Bootleg Products and the Defiance of Value

Growing up in New York City, bootleg products have always been a common sight. Whether it’s Louis Vitton bags, cashmere scarves, DVDs, or even plastic anime models, one could easily find a lower-cost (and lower-quality) version of whatever “big thing” was out there. Given that these products are often shoddily made, violate intellectual property rights, and in some cases actually fund organized crime, it’s very understandable why the official companies whose products are being bootlegged would take umbrage with the existence of knock-offs. However, putting aside the questions of both legality and quality, I’ve begun to wonder if bootleg products serve a certain function in a consumerist, capitalist, and image-driven society.

I recently read the book Hillbilly Elegy by J.D. Vance, a memoir about growing up as a hillbilly in Appalachia. At one point, Vance mentions how many hillbillies are very bad at properly budgeting their money, and they will use their welfare checks to buy expensive products like smartphones and cars instead of for necessities. This is also a common story among people in the inner city, and in Korea they have a term: doenjang girl, or someone who cuts out essentials so they can buy luxury items. In all of these cases, there’s more to this behavior than simply trying to cheat the government, or starve oneself. In actuality, it has a lot to do with trying to chase the image of prosperity, to live as a “have” even if one is a “have-not.”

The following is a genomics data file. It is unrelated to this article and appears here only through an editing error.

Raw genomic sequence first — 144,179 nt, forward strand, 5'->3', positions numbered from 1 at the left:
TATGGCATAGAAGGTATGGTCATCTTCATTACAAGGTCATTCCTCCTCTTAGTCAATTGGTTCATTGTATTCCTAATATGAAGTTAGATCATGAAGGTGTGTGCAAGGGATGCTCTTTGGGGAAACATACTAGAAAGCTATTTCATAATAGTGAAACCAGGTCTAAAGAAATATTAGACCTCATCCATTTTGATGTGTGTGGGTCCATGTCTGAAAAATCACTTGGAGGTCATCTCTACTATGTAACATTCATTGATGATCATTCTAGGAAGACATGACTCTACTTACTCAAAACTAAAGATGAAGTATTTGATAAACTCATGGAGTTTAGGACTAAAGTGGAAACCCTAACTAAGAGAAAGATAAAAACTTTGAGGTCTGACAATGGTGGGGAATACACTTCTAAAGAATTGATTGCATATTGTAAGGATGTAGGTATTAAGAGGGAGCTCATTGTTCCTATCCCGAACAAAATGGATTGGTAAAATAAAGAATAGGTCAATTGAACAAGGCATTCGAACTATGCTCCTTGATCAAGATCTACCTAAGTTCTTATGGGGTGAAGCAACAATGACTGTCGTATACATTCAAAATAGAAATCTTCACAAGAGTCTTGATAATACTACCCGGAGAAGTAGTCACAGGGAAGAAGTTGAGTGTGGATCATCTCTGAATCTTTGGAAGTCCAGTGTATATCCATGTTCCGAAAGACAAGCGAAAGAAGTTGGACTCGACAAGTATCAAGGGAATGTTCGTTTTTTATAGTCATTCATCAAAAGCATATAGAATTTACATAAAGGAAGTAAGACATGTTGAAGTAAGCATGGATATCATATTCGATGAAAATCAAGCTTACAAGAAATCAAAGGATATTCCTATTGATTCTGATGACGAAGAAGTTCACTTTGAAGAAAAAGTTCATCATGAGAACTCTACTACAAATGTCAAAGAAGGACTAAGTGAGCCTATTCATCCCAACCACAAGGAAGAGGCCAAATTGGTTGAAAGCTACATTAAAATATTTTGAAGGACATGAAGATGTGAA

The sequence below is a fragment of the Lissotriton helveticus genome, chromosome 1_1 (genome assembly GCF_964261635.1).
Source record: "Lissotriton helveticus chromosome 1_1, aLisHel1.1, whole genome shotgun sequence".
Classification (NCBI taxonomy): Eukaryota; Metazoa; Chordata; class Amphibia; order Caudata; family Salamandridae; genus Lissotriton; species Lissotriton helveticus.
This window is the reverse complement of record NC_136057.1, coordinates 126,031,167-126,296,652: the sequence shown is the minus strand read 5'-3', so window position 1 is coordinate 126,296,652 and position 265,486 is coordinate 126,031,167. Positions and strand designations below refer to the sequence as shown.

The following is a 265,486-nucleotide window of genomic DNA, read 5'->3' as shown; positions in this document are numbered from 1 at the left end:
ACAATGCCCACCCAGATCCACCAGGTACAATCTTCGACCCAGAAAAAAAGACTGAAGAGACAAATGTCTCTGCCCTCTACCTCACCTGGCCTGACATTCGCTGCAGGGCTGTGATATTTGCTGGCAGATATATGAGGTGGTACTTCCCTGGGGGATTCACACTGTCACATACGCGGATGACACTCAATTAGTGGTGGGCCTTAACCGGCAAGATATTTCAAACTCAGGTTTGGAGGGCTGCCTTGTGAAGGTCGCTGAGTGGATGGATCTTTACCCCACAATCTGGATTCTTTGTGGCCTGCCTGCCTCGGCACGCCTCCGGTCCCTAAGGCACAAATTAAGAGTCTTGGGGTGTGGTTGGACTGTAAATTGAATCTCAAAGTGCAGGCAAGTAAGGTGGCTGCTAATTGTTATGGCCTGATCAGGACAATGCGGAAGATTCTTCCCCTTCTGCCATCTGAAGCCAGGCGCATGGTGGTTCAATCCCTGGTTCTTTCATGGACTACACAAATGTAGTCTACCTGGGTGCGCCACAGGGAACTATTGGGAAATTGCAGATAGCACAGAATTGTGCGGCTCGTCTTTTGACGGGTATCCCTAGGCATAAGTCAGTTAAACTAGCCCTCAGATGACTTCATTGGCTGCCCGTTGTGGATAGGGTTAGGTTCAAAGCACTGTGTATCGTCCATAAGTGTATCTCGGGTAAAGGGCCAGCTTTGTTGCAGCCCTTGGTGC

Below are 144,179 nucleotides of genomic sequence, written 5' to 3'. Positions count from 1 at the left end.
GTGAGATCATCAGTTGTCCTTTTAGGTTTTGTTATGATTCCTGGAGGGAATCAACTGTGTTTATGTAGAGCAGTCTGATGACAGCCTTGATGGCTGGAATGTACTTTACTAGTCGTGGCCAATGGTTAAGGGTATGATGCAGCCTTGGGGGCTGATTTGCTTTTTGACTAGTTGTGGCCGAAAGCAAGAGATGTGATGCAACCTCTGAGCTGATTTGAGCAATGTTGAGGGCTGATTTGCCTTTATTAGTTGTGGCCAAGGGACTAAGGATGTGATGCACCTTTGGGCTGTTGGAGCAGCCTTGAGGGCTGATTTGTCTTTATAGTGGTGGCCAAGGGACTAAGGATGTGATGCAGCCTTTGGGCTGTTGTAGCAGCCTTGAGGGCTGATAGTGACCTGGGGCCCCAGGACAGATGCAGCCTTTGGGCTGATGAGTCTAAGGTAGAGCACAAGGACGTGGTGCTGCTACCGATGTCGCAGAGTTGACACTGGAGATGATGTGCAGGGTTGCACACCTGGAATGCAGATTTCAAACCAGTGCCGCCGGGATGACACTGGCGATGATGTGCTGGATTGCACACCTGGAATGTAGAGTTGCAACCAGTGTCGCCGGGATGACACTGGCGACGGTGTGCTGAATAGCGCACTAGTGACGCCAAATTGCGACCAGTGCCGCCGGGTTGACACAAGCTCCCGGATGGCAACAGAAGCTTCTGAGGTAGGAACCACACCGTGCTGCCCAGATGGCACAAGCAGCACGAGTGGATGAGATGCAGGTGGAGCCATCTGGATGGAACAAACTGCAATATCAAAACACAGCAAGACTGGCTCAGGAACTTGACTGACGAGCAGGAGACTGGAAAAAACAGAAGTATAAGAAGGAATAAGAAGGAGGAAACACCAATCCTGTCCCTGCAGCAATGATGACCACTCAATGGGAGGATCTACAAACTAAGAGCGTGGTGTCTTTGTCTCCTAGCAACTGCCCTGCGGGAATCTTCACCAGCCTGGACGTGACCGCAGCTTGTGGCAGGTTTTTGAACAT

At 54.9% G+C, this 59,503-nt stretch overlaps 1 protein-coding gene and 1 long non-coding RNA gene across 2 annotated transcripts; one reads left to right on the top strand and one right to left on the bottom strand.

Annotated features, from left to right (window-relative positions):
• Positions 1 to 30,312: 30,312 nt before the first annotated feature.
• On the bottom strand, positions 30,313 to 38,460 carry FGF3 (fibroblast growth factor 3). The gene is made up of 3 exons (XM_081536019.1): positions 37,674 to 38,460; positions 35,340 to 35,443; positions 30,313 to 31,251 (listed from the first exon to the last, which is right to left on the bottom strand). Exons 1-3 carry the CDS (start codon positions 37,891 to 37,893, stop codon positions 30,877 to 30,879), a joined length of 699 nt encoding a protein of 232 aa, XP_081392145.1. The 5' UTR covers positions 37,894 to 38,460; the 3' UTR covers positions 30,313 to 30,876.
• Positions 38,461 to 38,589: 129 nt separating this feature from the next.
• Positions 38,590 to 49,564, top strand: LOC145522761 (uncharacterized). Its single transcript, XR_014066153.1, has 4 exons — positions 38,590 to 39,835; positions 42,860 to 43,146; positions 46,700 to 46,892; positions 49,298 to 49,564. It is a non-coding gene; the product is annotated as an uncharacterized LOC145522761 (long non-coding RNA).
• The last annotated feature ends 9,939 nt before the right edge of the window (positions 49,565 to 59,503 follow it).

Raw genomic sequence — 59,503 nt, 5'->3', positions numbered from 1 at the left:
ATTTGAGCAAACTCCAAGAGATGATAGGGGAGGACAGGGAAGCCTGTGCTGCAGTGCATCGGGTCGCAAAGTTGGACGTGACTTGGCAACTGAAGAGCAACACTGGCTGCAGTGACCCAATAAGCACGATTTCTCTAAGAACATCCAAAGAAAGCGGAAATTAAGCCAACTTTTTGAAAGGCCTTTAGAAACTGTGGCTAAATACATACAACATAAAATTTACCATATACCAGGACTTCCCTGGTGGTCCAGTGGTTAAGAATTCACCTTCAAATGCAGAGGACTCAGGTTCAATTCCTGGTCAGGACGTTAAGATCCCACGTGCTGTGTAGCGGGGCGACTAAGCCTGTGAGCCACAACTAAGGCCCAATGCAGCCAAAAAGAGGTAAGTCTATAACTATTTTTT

To state a truism, expensive things are expensive. They add up. The role of bootleg products, then, is that they allow people who cannot afford (or do not want to buy) the products the full price to at least obtain a facsimile. Sales, discounts, and even big box stores all fall along this general trend, but rarely can they compete with the rock-bottom prices of bootlegs because they’re beholden to things like laws and standards. If expensive, name-brand goods carry with them the image of success and fine living, then bootlegs are the shortcut that allows someone with less to access that fantasy without having to sacrifice everything else. Of course, many of these products are luxuries and therefore unnecessary. However, because of how much people value image and social capital, they can become more important than even food and shelter in a certain sense.

There are two different types of consumers of bootleg products: those who know they’re buying bootlegs and those who don’t. The latter are more uninformed victims. I know I’m not the only one who bought those “Son May” anime CDs back in the day, and the counterfeit Nendoroids keep improving their box designs to fool people. For the former, the surface image presented by someone who can show to the world (and to themselves) a version of oneself as living a “properly prosperous lifestyle” is enough.